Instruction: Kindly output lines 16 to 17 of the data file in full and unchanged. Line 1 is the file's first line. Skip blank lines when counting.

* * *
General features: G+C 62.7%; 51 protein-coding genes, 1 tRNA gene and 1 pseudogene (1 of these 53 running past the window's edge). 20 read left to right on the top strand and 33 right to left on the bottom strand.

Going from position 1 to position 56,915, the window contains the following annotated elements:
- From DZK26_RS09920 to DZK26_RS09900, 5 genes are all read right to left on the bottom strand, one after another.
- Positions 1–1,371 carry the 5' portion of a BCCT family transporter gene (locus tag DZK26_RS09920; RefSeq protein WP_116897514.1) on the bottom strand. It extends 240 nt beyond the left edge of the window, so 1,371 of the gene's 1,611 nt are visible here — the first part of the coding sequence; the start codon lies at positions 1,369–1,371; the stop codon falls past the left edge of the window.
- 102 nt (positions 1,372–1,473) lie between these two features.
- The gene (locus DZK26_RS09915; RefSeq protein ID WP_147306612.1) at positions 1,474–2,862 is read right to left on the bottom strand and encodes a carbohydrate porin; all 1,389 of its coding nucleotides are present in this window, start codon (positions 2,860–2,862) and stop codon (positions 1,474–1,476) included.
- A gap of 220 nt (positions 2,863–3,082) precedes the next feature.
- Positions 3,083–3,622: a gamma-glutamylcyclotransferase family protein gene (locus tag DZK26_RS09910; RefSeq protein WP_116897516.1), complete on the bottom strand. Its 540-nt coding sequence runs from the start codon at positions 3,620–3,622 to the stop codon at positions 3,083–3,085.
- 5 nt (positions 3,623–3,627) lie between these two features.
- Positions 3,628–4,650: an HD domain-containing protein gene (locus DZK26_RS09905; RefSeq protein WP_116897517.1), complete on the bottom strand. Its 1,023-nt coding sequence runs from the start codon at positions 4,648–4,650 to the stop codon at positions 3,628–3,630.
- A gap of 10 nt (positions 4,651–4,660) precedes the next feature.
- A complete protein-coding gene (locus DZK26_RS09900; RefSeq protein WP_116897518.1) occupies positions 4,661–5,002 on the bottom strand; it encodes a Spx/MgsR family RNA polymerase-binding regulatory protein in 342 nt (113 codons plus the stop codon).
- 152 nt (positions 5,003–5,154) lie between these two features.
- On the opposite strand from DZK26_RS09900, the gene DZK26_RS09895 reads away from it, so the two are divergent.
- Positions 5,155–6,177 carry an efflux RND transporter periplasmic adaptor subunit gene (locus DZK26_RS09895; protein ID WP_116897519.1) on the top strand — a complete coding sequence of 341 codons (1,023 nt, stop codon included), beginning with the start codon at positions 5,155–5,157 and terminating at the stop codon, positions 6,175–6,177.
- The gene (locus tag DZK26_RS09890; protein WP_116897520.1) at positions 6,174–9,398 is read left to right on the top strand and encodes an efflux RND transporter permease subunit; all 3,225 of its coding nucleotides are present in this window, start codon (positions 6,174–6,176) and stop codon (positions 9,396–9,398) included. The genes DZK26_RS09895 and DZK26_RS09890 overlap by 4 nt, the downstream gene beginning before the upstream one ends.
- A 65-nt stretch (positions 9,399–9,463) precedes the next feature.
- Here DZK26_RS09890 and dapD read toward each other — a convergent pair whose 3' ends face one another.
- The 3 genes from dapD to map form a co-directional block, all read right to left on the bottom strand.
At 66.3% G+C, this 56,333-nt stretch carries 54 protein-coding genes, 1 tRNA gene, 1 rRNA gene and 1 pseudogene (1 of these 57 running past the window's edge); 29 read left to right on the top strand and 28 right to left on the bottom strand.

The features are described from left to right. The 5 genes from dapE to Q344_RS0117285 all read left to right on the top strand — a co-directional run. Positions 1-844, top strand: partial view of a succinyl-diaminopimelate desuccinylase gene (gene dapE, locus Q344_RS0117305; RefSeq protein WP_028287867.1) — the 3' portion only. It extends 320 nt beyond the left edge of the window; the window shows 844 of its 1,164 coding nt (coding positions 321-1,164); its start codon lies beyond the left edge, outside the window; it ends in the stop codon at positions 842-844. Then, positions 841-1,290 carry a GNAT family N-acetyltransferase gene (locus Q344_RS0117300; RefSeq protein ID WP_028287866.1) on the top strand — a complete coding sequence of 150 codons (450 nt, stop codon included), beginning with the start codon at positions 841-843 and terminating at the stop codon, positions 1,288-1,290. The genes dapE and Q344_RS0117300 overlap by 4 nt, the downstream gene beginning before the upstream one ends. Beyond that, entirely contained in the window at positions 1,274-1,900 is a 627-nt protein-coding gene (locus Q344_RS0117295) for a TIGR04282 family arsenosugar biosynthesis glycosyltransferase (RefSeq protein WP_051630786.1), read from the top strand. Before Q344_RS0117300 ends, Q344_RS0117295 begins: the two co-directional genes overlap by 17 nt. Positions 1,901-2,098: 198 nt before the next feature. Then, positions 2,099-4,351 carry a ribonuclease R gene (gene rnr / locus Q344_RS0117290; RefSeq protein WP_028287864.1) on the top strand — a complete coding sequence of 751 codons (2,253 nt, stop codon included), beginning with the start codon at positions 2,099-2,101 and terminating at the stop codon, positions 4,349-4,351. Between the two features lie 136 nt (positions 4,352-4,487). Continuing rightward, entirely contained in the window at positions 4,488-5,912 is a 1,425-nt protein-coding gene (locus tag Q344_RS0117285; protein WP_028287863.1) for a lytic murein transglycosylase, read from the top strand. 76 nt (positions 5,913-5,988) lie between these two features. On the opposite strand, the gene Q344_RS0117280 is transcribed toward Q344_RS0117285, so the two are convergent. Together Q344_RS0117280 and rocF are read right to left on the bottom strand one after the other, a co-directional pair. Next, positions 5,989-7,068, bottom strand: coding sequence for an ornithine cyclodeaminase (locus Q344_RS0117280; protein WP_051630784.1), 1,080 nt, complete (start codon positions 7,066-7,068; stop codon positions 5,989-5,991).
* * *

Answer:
- The gene (locus tag DZK26_RS09890; protein WP_116897520.1) at positions 6,174–9,398 is read left to right on the top strand and encodes an efflux RND transporter permease subunit; all 3,225 of its coding nucleotides are present in this window, start codon (positions 6,174–6,176) and stop codon (positions 9,396–9,398) included. The genes DZK26_RS09895 and DZK26_RS09890 overlap by 4 nt, the downstream gene beginning before the upstream one ends.
- A 65-nt stretch (positions 9,399–9,463) precedes the next feature.